Australian Banks Cite Crypto’s Involvement in 40% of Scams Amid Defense of Restrictions

Australia’s major banks and the government are standing firm on their restrictions related to cryptocurrency, citing the prevalence of scams that involve digital assets. During a panel discussion at the Australian Blockchain Week, Sophie Gilder, Managing Director of Blockchain and Digital Assets at Commonwealth Bank (CBA), revealed that one in three dollars scammed from Australians is connected to crypto. Nigel Dobson, Banking Services Portfolio Lead at ANZ, referenced data suggesting that the figure could be even higher, at 40%.

The move by CBA and Westpac to impose limits and blocks on certain payments to crypto exchanges was prompted by an increasing threat of investment scams. While ANZ and NAB have not yet followed suit, a Treasury official confirmed that the government and banks share concerns about the high occurrence of cryptocurrency scams and the need to combat them to maintain trust in the financial system.

Gilder emphasized that the measures taken by CBA are not an attack on the crypto industry and do not imply any wrongdoing by centralized exchanges. Instead, they are based on data analysis, patterns of behavior, and the identification of bad actors. She also highlighted that nearly every bank now has a dedicated digital assets team, indicating their recognition of the importance of understanding the blockchain space.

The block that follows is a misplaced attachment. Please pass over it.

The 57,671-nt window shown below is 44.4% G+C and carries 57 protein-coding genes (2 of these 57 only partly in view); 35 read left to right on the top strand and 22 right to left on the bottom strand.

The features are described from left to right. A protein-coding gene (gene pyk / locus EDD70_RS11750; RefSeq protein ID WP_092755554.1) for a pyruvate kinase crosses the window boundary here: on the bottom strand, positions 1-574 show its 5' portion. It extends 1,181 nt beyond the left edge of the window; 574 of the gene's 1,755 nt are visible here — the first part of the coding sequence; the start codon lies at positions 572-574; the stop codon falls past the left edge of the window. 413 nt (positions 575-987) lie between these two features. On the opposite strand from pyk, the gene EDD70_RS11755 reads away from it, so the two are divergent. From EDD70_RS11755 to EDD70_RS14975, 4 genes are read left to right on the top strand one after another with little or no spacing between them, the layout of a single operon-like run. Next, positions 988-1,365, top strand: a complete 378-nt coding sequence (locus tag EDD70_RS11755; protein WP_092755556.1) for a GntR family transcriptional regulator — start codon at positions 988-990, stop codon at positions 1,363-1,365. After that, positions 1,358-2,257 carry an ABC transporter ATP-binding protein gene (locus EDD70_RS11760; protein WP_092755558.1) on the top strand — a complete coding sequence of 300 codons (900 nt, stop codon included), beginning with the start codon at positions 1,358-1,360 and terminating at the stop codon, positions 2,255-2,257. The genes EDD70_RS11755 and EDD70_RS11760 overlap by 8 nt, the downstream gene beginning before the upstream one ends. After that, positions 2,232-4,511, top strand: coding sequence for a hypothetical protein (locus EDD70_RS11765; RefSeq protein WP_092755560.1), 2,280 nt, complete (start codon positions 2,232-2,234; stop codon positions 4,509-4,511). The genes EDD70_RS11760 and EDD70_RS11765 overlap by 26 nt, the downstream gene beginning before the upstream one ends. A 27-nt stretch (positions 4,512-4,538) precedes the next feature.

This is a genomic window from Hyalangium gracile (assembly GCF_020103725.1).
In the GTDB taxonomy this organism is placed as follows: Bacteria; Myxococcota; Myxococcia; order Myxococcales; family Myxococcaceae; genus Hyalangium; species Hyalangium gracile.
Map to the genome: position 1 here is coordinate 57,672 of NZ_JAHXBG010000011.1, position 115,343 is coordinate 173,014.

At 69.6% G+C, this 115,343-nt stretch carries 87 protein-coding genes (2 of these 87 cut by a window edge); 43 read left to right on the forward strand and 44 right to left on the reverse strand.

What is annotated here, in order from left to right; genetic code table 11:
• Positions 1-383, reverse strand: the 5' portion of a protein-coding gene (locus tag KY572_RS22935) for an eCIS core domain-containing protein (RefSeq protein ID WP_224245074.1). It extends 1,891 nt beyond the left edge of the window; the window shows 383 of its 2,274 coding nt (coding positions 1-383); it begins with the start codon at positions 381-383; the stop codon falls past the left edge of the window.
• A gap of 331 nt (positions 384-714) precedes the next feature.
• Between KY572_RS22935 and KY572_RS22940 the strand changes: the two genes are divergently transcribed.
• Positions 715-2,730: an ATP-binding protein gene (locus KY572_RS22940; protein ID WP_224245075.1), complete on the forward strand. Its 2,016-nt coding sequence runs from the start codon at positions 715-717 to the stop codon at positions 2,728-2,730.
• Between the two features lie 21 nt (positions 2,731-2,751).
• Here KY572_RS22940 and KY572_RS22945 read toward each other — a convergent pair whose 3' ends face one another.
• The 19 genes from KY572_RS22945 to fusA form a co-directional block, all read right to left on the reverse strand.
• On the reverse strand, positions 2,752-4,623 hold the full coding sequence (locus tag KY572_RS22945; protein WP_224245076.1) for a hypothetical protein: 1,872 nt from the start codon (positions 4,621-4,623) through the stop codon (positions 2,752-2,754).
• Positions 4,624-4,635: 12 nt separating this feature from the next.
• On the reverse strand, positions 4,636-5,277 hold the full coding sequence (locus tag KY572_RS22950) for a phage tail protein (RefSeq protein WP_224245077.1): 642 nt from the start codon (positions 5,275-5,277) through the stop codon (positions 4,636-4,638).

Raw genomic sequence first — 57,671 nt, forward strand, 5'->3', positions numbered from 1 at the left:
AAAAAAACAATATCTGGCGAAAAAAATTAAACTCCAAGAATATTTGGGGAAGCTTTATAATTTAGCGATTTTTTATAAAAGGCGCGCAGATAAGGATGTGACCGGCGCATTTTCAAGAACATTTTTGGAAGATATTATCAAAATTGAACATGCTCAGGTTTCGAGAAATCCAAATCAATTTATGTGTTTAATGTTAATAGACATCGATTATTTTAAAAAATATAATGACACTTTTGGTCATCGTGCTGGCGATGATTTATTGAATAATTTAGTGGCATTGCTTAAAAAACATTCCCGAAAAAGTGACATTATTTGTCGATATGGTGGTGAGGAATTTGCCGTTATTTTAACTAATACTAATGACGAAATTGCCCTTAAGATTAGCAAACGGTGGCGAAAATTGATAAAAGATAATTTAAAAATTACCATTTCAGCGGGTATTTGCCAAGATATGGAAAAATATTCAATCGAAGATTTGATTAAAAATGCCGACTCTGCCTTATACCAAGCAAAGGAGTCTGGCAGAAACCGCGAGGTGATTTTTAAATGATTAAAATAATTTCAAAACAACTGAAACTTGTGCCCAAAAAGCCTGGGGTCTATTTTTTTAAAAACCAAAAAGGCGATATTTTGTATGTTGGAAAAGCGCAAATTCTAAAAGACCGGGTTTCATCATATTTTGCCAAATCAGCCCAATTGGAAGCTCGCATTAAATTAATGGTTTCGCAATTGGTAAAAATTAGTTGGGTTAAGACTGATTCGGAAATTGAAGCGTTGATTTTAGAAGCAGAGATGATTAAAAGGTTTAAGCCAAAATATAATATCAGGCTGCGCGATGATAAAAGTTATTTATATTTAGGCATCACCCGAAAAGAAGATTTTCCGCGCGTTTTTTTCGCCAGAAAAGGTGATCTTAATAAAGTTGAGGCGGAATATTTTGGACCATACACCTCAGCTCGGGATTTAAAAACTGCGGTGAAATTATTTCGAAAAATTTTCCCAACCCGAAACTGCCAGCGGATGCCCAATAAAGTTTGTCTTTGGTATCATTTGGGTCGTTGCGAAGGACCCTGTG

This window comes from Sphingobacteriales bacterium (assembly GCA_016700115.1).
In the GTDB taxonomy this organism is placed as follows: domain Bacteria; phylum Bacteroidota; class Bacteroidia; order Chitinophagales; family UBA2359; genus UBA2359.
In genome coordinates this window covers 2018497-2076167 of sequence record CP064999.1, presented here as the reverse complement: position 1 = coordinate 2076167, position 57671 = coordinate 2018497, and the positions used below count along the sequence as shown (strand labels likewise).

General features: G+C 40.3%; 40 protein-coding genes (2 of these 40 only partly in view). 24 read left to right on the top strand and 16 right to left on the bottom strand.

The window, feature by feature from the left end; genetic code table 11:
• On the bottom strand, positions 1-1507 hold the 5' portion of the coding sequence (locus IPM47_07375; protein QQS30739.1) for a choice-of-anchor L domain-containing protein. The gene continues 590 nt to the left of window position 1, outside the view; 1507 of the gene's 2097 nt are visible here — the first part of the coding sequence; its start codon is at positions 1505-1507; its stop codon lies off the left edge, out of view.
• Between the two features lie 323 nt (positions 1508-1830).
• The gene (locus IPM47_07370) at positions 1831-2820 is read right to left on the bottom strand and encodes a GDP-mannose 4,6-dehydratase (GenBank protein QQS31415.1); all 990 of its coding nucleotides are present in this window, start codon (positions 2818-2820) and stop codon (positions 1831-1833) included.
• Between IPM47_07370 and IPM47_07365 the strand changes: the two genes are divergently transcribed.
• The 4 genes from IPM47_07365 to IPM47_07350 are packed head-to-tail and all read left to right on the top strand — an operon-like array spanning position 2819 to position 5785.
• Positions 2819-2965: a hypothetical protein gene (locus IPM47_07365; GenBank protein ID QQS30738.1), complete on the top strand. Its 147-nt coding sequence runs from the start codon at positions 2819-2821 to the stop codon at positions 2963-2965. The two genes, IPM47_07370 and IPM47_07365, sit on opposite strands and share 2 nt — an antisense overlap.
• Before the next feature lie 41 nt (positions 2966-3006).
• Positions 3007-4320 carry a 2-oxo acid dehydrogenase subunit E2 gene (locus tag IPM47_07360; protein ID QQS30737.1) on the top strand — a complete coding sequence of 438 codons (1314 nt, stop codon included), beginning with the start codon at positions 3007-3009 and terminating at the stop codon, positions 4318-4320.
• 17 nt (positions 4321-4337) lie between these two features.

Michael Bacina, Digital Asset Lawyer and Chair of Blockchain Australia, expressed the need for collaboration between banks and the industry to tackle scams together. While the banks’ figures regarding scams involving crypto payments are cause for concern, Bacina emphasized the importance of detailed data analysis and collaboration to reduce the occurrence of scams.

Criticism from Australian crypto exchange customers has persisted, but Aaron Lane, an Australian lawyer and senior research fellow at the RMIT Blockchain Innovation Hub, defended the banks’ actions. He explained that the measures, while not ideal for crypto exchanges and customers, are aimed at mitigating legal and regulatory risks and represent a risk-based approach rather than outright debanking.

According to the Australian Competition and Consumer Commission, Australians lost AUD 221.3 million ($148.3 million) in investment scams involving crypto payments in 2022, marking a significant increase from the previous year. The government and banks recognize that crypto remains a prominent avenue for scams in Australia and are committed to addressing the issue.

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